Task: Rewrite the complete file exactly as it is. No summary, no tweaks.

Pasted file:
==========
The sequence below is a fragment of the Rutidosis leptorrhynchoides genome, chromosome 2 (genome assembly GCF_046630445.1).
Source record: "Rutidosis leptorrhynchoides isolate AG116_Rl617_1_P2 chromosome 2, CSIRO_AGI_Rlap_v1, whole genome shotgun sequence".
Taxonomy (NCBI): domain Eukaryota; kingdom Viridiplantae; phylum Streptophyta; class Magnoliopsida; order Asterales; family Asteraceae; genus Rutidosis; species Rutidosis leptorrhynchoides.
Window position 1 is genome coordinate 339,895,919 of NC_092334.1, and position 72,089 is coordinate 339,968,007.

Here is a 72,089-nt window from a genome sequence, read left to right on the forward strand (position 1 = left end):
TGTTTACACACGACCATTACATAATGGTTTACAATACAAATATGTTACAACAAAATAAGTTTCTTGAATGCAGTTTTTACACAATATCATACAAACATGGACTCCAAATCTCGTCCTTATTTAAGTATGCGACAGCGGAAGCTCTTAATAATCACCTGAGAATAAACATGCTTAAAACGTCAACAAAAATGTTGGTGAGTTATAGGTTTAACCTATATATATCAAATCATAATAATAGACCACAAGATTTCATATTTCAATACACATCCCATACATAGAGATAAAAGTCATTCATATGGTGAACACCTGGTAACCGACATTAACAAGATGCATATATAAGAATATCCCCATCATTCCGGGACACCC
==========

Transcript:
The sequence below is a fragment of the Rutidosis leptorrhynchoides genome, chromosome 2 (genome assembly GCF_046630445.1).
Source record: "Rutidosis leptorrhynchoides isolate AG116_Rl617_1_P2 chromosome 2, CSIRO_AGI_Rlap_v1, whole genome shotgun sequence".
Taxonomy (NCBI): domain Eukaryota; kingdom Viridiplantae; phylum Streptophyta; class Magnoliopsida; order Asterales; family Asteraceae; genus Rutidosis; species Rutidosis leptorrhynchoides.
Window position 1 is genome coordinate 339,895,919 of NC_092334.1, and position 72,089 is coordinate 339,968,007.

Here is a 72,089-nt window from a genome sequence, read left to right on the forward strand (position 1 = left end):
TGTTTACACACGACCATTACATAATGGTTTACAATACAAATATGTTACAACAAAATAAGTTTCTTGAATGCAGTTTTTACACAATATCATACAAACATGGACTCCAAATCTCGTCCTTATTTAAGTATGCGACAGCGGAAGCTCTTAATAATCACCTGAGAATAAACATGCTTAAAACGTCAACAAAAATGTTGGTGAGTTATAGGTTTAACCTATATATATCAAATCATAATAATAGACCACAAGATTTCATATTTCAATACACATCCCATACATAGAGATAAAAGTCATTCATATGGTGAACACCTGGTAACCGACATTAACAAGATGCATATATAAGAATATCCCCATCATTCCGGGACACCC